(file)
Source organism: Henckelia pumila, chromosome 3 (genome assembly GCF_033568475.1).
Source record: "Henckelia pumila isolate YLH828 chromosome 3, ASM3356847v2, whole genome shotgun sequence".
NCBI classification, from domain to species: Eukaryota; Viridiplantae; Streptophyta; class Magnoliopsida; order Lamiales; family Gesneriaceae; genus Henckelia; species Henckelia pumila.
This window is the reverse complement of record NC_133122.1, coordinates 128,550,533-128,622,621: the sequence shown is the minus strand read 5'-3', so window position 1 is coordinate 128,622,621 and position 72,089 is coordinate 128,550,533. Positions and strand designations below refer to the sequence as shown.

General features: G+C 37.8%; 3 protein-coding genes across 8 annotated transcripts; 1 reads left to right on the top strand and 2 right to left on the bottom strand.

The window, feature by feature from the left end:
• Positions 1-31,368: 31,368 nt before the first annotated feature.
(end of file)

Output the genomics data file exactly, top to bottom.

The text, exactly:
Source organism: Henckelia pumila, chromosome 3 (genome assembly GCF_033568475.1).
Source record: "Henckelia pumila isolate YLH828 chromosome 3, ASM3356847v2, whole genome shotgun sequence".
NCBI classification, from domain to species: Eukaryota; Viridiplantae; Streptophyta; class Magnoliopsida; order Lamiales; family Gesneriaceae; genus Henckelia; species Henckelia pumila.
This window is the reverse complement of record NC_133122.1, coordinates 128,550,533-128,622,621: the sequence shown is the minus strand read 5'-3', so window position 1 is coordinate 128,622,621 and position 72,089 is coordinate 128,550,533. Positions and strand designations below refer to the sequence as shown.

General features: G+C 37.8%; 3 protein-coding genes across 8 annotated transcripts; 1 reads left to right on the top strand and 2 right to left on the bottom strand.

The window, feature by feature from the left end:
• Positions 1-31,368: 31,368 nt before the first annotated feature.